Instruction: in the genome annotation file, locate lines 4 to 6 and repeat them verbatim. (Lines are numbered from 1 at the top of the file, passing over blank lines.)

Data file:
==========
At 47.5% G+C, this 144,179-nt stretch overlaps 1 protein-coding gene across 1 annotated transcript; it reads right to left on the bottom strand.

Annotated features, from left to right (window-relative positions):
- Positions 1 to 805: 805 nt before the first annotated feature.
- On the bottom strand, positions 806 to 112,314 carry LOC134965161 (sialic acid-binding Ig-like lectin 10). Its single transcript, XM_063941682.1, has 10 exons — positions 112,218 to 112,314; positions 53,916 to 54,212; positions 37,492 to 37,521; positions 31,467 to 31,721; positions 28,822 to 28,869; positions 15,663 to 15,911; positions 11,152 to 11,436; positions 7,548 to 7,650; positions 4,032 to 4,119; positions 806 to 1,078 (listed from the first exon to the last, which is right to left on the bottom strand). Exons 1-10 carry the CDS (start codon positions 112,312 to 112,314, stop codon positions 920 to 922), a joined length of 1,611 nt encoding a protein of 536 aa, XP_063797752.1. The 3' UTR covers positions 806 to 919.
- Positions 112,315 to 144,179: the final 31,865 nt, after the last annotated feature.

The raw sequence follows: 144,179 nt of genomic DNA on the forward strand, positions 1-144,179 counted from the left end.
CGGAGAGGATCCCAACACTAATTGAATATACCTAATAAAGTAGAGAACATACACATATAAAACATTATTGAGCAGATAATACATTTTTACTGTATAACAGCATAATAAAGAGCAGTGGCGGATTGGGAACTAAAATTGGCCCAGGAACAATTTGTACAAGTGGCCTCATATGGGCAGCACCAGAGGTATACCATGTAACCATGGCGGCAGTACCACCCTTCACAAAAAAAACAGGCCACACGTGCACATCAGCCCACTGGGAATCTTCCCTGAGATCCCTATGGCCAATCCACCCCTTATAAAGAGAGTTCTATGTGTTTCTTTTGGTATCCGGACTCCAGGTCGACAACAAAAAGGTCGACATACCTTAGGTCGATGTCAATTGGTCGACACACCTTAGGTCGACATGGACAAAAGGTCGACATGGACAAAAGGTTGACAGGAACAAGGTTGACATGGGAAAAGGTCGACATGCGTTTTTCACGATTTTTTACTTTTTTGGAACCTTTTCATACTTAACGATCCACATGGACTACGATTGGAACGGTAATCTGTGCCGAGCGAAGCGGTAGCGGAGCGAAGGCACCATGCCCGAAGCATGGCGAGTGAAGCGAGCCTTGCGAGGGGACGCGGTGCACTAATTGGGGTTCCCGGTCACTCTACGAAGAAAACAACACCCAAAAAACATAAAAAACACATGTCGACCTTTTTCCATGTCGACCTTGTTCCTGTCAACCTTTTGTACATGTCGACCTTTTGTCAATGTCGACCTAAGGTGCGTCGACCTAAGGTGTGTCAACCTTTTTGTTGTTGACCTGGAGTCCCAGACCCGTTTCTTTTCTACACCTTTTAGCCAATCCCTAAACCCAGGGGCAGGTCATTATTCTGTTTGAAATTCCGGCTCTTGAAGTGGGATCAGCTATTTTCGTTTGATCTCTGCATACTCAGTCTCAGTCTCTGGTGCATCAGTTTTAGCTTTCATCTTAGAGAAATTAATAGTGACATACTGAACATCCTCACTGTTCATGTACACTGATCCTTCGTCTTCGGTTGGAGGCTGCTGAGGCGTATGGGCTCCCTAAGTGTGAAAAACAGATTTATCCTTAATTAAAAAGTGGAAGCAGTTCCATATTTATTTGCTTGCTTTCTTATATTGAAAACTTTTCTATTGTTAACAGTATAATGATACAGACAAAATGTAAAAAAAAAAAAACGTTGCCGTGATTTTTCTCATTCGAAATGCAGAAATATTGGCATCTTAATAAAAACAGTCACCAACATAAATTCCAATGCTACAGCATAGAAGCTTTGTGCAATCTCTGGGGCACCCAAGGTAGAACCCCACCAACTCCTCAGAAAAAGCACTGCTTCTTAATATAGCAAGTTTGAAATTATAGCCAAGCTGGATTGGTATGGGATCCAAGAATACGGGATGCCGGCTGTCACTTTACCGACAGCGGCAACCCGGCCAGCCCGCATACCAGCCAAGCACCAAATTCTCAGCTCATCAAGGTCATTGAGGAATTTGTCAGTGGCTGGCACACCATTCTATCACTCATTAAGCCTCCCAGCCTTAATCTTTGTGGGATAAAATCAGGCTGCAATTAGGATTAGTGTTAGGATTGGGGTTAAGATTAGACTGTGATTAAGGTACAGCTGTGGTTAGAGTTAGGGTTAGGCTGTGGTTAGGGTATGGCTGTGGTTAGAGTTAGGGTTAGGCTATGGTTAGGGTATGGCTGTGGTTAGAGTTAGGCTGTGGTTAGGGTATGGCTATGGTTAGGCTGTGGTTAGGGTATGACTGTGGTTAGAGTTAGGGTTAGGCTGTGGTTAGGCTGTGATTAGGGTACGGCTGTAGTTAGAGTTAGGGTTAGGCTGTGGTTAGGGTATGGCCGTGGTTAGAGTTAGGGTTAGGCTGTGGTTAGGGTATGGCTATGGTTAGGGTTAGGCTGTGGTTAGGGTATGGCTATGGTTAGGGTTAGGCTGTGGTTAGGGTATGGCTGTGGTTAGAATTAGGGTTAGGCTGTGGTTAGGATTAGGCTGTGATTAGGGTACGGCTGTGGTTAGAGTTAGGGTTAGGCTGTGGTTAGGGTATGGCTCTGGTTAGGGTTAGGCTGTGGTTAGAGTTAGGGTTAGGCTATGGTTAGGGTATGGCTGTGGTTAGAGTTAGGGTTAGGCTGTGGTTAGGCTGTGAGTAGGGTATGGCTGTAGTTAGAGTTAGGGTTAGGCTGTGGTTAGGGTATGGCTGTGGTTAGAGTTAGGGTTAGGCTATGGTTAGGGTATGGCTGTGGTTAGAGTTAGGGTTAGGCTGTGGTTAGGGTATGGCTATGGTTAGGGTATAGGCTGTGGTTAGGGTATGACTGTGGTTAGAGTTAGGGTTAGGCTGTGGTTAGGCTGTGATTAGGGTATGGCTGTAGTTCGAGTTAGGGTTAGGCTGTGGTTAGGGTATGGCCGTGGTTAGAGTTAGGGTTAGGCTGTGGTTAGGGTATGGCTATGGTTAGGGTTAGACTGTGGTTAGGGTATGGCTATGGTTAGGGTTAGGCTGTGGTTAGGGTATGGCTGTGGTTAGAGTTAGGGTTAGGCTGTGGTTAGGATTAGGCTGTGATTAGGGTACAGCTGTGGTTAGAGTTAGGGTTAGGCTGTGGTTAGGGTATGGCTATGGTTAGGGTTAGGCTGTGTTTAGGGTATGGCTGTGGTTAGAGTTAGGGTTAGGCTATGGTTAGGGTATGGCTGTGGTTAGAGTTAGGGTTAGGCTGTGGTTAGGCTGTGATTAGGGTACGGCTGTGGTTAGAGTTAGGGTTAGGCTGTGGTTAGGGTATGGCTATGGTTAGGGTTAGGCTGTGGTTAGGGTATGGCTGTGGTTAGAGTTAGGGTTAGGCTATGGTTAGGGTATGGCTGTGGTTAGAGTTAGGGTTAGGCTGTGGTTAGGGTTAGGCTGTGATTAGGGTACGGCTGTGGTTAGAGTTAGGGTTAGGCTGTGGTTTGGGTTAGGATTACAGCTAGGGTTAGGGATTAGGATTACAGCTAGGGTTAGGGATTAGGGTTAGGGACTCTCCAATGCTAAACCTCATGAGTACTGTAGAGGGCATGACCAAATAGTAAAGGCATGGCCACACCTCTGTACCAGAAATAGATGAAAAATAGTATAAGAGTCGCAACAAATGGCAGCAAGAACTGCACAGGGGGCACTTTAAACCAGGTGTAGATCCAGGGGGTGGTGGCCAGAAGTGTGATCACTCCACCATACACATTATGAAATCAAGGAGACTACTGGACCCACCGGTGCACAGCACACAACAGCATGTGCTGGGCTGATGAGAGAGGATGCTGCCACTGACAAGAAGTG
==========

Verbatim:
- On the bottom strand, positions 806 to 112,314 carry LOC134965161 (sialic acid-binding Ig-like lectin 10). Its single transcript, XM_063941682.1, has 10 exons — positions 112,218 to 112,314; positions 53,916 to 54,212; positions 37,492 to 37,521; positions 31,467 to 31,721; positions 28,822 to 28,869; positions 15,663 to 15,911; positions 11,152 to 11,436; positions 7,548 to 7,650; positions 4,032 to 4,119; positions 806 to 1,078 (listed from the first exon to the last, which is right to left on the bottom strand). Exons 1-10 carry the CDS (start codon positions 112,312 to 112,314, stop codon positions 920 to 922), a joined length of 1,611 nt encoding a protein of 536 aa, XP_063797752.1. The 3' UTR covers positions 806 to 919.
- Positions 112,315 to 144,179: the final 31,865 nt, after the last annotated feature.

The raw sequence follows: 144,179 nt of genomic DNA on the forward strand, positions 1-144,179 counted from the left end.